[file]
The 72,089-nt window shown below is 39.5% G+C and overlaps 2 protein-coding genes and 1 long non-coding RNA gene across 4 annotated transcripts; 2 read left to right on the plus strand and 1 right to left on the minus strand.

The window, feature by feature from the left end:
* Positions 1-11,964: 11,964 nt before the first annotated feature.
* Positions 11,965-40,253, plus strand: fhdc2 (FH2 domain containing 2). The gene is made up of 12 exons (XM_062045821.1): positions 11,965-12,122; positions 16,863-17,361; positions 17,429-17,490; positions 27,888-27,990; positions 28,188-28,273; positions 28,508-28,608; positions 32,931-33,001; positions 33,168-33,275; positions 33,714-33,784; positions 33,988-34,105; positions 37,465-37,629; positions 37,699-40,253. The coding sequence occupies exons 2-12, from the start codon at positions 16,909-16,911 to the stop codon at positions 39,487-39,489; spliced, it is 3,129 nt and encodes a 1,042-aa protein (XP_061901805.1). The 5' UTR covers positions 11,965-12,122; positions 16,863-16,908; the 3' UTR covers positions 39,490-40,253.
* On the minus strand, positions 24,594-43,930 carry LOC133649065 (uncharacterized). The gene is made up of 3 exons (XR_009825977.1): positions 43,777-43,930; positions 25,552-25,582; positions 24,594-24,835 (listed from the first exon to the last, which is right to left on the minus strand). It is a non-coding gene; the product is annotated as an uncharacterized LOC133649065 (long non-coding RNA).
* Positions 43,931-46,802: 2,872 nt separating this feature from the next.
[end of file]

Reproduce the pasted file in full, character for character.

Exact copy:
The 72,089-nt window shown below is 39.5% G+C and overlaps 2 protein-coding genes and 1 long non-coding RNA gene across 4 annotated transcripts; 2 read left to right on the plus strand and 1 right to left on the minus strand.

The window, feature by feature from the left end:
* Positions 1-11,964: 11,964 nt before the first annotated feature.
* Positions 11,965-40,253, plus strand: fhdc2 (FH2 domain containing 2). The gene is made up of 12 exons (XM_062045821.1): positions 11,965-12,122; positions 16,863-17,361; positions 17,429-17,490; positions 27,888-27,990; positions 28,188-28,273; positions 28,508-28,608; positions 32,931-33,001; positions 33,168-33,275; positions 33,714-33,784; positions 33,988-34,105; positions 37,465-37,629; positions 37,699-40,253. The coding sequence occupies exons 2-12, from the start codon at positions 16,909-16,911 to the stop codon at positions 39,487-39,489; spliced, it is 3,129 nt and encodes a 1,042-aa protein (XP_061901805.1). The 5' UTR covers positions 11,965-12,122; positions 16,863-16,908; the 3' UTR covers positions 39,490-40,253.
* On the minus strand, positions 24,594-43,930 carry LOC133649065 (uncharacterized). The gene is made up of 3 exons (XR_009825977.1): positions 43,777-43,930; positions 25,552-25,582; positions 24,594-24,835 (listed from the first exon to the last, which is right to left on the minus strand). It is a non-coding gene; the product is annotated as an uncharacterized LOC133649065 (long non-coding RNA).
* Positions 43,931-46,802: 2,872 nt separating this feature from the next.